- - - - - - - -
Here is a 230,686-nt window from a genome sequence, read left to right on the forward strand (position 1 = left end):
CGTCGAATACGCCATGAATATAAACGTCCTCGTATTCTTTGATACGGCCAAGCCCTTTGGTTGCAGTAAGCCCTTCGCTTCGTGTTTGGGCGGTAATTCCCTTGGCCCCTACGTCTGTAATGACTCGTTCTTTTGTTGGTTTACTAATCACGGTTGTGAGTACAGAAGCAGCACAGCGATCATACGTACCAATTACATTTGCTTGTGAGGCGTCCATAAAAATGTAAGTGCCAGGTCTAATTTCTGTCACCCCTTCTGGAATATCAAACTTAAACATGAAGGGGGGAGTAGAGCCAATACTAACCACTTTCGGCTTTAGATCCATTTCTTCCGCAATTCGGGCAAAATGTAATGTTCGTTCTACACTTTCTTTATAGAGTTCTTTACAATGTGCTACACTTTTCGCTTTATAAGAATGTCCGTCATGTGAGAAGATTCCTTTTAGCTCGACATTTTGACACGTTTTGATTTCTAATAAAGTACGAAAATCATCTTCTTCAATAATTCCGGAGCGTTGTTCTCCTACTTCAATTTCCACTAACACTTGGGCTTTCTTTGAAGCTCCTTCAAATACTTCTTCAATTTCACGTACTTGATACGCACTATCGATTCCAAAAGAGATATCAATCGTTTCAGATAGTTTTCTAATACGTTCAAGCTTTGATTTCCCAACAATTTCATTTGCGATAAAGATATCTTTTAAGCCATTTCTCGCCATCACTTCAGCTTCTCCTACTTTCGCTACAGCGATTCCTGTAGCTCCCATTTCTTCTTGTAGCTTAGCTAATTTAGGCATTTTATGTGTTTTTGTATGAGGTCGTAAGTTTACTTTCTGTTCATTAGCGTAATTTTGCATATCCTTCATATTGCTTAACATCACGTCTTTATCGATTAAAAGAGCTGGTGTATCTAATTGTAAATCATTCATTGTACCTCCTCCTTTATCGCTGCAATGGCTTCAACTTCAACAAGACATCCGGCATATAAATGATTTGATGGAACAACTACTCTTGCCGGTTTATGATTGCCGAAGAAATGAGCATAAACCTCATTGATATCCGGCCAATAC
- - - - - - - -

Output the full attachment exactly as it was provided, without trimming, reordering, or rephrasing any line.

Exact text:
Here is a 230,686-nt window from a genome sequence, read left to right on the forward strand (position 1 = left end):
CGTCGAATACGCCATGAATATAAACGTCCTCGTATTCTTTGATACGGCCAAGCCCTTTGGTTGCAGTAAGCCCTTCGCTTCGTGTTTGGGCGGTAATTCCCTTGGCCCCTACGTCTGTAATGACTCGTTCTTTTGTTGGTTTACTAATCACGGTTGTGAGTACAGAAGCAGCACAGCGATCATACGTACCAATTACATTTGCTTGTGAGGCGTCCATAAAAATGTAAGTGCCAGGTCTAATTTCTGTCACCCCTTCTGGAATATCAAACTTAAACATGAAGGGGGGAGTAGAGCCAATACTAACCACTTTCGGCTTTAGATCCATTTCTTCCGCAATTCGGGCAAAATGTAATGTTCGTTCTACACTTTCTTTATAGAGTTCTTTACAATGTGCTACACTTTTCGCTTTATAAGAATGTCCGTCATGTGAGAAGATTCCTTTTAGCTCGACATTTTGACACGTTTTGATTTCTAATAAAGTACGAAAATCATCTTCTTCAATAATTCCGGAGCGTTGTTCTCCTACTTCAATTTCCACTAACACTTGGGCTTTCTTTGAAGCTCCTTCAAATACTTCTTCAATTTCACGTACTTGATACGCACTATCGATTCCAAAAGAGATATCAATCGTTTCAGATAGTTTTCTAATACGTTCAAGCTTTGATTTCCCAACAATTTCATTTGCGATAAAGATATCTTTTAAGCCATTTCTCGCCATCACTTCAGCTTCTCCTACTTTCGCTACAGCGATTCCTGTAGCTCCCATTTCTTCTTGTAGCTTAGCTAATTTAGGCATTTTATGTGTTTTTGTATGAGGTCGTAAGTTTACTTTCTGTTCATTAGCGTAATTTTGCATATCCTTCATATTGCTTAACATCACGTCTTTATCGATTAAAAGAGCTGGTGTATCTAATTGTAAATCATTCATTGTACCTCCTCCTTTATCGCTGCAATGGCTTCAACTTCAACAAGACATCCGGCATATAAATGATTTGATGGAACAACTACTCTTGCCGGTTTATGATTGCCGAAGAAATGAGCATAAACCTCATTGATATCCGGCCAATAC